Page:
SARS-Cov-2 Spike Protein Antibody Titers In Cord Blood After Vaccination Against Covid-19 During Pregnancy

N. Kintraia, P. Machavariani, N. Gogokhia, K. Grigalashvili, N. Metskhvarishvili, M. Rizhvadze, B. Japaridze, N. Khotivari, N. Pkhaladze, E. Shvelashvili, L. Barbakadze, K. Chichua, K. Mikaberidze, M. Merkviladze


In the early months of the COVID-19 pandemic, pregnant patients faced uncertain risks associated with severe acute respiratory syndrome SARS-CoV-2 viral infection. Aim of the study was to determine the titer of specific maternal and umbilical cord antibodies against SARS-CoV-2 viral protein S receptor domain after maternal antenatal vaccination. The paper presents preliminary results of the study proceeded in the department. 13 patients vaccinated during different gestational age have been included in the study. All patients participating in this study were vaccinated with two doses of BNT162b2 mRNA COVID-19 vaccine between the 4 to 31 week of gestation. The in vitro qualitative and quantitative determination of antibodies against SARS-CoV-2 viral protein S receptor domain in serum samples was performed by using an electrochemiluminescence immunoassay.  Study results demonstrated that, vaccination against SARS-Cov-2 viral infection during pregnancy is accompanied with adequate production of antibodies that probably may defense neonates from severe infection at least within 6 month of life. Study has revealed positive correlation between time interval of vaccination and delivery for the presence of high titers of SARS-Cov-2 viral protein S receptor domain antibodies in neonatal cord blood, which may allow future determination of the optimal timing of COVID-19 vaccination in pregnant women although this problem need more future studies.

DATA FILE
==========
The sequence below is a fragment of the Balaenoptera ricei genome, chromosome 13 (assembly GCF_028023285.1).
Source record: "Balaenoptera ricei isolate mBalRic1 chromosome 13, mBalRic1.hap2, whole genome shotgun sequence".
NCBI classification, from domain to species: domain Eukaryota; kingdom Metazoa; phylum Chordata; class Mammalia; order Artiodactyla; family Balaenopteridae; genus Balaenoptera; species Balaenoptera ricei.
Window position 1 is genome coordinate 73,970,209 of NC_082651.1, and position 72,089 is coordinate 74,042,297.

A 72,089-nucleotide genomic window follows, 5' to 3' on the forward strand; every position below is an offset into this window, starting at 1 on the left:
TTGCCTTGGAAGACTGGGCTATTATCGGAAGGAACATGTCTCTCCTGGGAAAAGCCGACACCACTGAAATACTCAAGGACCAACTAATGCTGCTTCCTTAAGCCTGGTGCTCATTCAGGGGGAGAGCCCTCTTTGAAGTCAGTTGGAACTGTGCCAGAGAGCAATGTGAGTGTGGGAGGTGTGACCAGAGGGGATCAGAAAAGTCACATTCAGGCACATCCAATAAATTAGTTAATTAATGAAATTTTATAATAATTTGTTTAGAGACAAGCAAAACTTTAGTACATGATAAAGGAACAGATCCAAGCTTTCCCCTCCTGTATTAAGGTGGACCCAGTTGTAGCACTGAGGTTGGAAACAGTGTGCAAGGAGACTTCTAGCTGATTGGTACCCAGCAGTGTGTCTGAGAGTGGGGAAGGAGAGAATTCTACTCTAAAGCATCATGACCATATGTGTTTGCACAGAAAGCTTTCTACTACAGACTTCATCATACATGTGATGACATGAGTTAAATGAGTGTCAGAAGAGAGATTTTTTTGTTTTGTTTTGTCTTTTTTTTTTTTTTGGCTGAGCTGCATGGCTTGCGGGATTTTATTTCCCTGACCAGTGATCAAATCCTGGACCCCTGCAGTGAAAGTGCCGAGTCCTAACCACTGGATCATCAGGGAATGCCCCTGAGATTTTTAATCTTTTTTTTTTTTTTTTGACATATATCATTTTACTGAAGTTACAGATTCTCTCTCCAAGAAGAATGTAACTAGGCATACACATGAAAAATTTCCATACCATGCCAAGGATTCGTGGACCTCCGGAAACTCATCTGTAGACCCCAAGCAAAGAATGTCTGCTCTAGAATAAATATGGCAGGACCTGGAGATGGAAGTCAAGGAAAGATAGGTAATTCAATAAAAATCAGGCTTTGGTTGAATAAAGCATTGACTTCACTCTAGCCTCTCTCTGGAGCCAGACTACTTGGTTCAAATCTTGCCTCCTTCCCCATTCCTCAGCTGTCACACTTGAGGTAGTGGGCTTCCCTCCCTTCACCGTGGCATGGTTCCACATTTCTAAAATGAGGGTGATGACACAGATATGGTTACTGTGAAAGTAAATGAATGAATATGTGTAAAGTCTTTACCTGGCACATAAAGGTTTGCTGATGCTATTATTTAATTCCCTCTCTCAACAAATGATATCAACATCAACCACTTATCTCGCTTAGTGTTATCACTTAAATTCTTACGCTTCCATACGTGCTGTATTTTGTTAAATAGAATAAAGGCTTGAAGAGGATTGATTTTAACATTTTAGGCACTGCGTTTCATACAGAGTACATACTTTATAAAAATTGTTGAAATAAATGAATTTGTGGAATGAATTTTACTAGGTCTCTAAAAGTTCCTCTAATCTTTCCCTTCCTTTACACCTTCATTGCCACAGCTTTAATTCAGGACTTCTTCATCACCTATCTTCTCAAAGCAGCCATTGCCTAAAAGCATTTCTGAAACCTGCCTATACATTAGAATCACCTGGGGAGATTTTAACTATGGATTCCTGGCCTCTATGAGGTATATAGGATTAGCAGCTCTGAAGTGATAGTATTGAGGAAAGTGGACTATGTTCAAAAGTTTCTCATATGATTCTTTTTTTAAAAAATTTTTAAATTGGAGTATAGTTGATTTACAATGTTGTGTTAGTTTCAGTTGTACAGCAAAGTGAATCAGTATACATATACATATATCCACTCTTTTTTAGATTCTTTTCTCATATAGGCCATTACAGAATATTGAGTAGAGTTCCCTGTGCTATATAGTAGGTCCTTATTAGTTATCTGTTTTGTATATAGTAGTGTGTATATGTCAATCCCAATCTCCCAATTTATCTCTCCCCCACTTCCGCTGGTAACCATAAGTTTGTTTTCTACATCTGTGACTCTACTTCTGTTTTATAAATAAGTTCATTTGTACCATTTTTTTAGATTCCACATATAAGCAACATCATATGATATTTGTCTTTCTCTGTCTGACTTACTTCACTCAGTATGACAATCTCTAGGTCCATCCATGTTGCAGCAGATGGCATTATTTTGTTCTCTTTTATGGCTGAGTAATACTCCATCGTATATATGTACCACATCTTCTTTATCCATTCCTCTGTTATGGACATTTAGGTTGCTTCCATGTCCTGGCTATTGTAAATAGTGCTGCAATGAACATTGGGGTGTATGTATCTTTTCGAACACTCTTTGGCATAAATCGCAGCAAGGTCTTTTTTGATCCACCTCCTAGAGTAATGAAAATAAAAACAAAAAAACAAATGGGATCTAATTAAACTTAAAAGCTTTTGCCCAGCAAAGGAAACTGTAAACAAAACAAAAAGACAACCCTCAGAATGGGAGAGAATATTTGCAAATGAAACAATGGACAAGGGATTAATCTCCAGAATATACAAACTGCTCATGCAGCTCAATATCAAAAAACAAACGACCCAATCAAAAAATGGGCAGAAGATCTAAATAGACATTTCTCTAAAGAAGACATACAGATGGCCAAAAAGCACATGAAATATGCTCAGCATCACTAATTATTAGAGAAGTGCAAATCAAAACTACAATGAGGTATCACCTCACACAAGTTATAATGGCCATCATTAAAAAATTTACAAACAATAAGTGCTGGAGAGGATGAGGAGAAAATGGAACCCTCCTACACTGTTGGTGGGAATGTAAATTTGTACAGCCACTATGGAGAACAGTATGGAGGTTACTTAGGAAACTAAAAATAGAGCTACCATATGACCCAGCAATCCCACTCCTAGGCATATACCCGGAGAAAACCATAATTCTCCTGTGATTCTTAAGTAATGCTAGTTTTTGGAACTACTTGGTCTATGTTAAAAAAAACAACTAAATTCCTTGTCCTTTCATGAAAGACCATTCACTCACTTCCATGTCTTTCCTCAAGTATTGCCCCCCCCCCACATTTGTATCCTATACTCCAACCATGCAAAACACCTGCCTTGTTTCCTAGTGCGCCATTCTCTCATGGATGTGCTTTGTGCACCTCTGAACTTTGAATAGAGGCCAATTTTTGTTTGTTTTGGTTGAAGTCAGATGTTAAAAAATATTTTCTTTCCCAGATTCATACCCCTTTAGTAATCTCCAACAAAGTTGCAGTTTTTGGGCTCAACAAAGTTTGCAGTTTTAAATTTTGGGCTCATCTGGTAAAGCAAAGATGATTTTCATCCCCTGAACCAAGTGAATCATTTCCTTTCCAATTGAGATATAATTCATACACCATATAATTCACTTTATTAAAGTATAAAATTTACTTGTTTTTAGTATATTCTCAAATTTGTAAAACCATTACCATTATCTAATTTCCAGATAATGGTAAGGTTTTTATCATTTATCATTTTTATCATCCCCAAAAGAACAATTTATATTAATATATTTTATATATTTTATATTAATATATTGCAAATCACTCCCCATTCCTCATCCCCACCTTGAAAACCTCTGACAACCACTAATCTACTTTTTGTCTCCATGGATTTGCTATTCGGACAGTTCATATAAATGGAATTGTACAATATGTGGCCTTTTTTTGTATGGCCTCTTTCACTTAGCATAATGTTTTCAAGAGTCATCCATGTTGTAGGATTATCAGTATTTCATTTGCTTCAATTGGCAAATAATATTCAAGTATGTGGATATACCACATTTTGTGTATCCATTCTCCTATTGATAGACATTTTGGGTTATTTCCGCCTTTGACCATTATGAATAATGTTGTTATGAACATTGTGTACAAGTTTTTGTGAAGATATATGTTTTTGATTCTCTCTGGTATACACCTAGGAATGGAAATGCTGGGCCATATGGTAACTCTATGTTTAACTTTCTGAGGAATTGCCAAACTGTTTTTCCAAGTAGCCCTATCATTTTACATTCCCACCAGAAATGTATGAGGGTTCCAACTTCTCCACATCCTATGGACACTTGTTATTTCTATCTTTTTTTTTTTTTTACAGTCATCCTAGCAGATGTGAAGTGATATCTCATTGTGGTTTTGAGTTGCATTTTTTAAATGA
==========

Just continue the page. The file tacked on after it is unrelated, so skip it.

Covid-19, pregnancy, vaccination, immunity.

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